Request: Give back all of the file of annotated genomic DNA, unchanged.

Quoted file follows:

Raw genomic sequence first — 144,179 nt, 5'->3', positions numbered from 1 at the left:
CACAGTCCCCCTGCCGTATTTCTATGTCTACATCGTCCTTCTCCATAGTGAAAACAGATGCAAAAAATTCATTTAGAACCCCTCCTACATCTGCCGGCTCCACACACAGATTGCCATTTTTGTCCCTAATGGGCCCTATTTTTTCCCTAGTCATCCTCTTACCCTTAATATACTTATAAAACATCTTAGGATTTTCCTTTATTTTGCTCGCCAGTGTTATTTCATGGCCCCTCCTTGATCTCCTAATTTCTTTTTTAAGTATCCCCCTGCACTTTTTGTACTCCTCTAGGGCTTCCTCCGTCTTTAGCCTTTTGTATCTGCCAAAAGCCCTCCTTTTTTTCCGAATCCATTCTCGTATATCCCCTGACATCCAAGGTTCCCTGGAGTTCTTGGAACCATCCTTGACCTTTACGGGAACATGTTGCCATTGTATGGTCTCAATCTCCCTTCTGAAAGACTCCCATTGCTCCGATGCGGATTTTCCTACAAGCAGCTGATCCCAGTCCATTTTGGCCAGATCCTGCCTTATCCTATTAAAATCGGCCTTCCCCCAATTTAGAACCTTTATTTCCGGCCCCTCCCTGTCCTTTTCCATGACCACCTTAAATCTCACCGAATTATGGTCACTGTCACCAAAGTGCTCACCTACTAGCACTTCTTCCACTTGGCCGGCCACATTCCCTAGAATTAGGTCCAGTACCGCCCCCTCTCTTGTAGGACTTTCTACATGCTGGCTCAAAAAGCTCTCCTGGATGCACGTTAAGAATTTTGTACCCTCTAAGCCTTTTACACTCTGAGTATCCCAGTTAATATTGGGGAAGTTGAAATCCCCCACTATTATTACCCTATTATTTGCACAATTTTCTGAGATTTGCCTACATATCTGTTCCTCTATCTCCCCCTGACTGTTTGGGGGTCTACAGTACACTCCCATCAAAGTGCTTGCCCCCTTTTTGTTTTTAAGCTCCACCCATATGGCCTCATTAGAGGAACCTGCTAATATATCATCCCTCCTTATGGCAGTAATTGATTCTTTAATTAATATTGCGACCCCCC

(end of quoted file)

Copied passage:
Raw genomic sequence first — 144,179 nt, 5'->3', positions numbered from 1 at the left:
CACAGTCCCCCTGCCGTATTTCTATGTCTACATCGTCCTTCTCCATAGTGAAAACAGATGCAAAAAATTCATTTAGAACCCCTCCTACATCTGCCGGCTCCACACACAGATTGCCATTTTTGTCCCTAATGGGCCCTATTTTTTCCCTAGTCATCCTCTTACCCTTAATATACTTATAAAACATCTTAGGATTTTCCTTTATTTTGCTCGCCAGTGTTATTTCATGGCCCCTCCTTGATCTCCTAATTTCTTTTTTAAGTATCCCCCTGCACTTTTTGTACTCCTCTAGGGCTTCCTCCGTCTTTAGCCTTTTGTATCTGCCAAAAGCCCTCCTTTTTTTCCGAATCCATTCTCGTATATCCCCTGACATCCAAGGTTCCCTGGAGTTCTTGGAACCATCCTTGACCTTTACGGGAACATGTTGCCATTGTATGGTCTCAATCTCCCTTCTGAAAGACTCCCATTGCTCCGATGCGGATTTTCCTACAAGCAGCTGATCCCAGTCCATTTTGGCCAGATCCTGCCTTATCCTATTAAAATCGGCCTTCCCCCAATTTAGAACCTTTATTTCCGGCCCCTCCCTGTCCTTTTCCATGACCACCTTAAATCTCACCGAATTATGGTCACTGTCACCAAAGTGCTCACCTACTAGCACTTCTTCCACTTGGCCGGCCACATTCCCTAGAATTAGGTCCAGTACCGCCCCCTCTCTTGTAGGACTTTCTACATGCTGGCTCAAAAAGCTCTCCTGGATGCACGTTAAGAATTTTGTACCCTCTAAGCCTTTTACACTCTGAGTATCCCAGTTAATATTGGGGAAGTTGAAATCCCCCACTATTATTACCCTATTATTTGCACAATTTTCTGAGATTTGCCTACATATCTGTTCCTCTATCTCCCCCTGACTGTTTGGGGGTCTACAGTACACTCCCATCAAAGTGCTTGCCCCCTTTTTGTTTTTAAGCTCCACCCATATGGCCTCATTAGAGGAACCTGCTAATATATCATCCCTCCTTATGGCAGTAATTGATTCTTTAATTAATATTGCGACCCCCC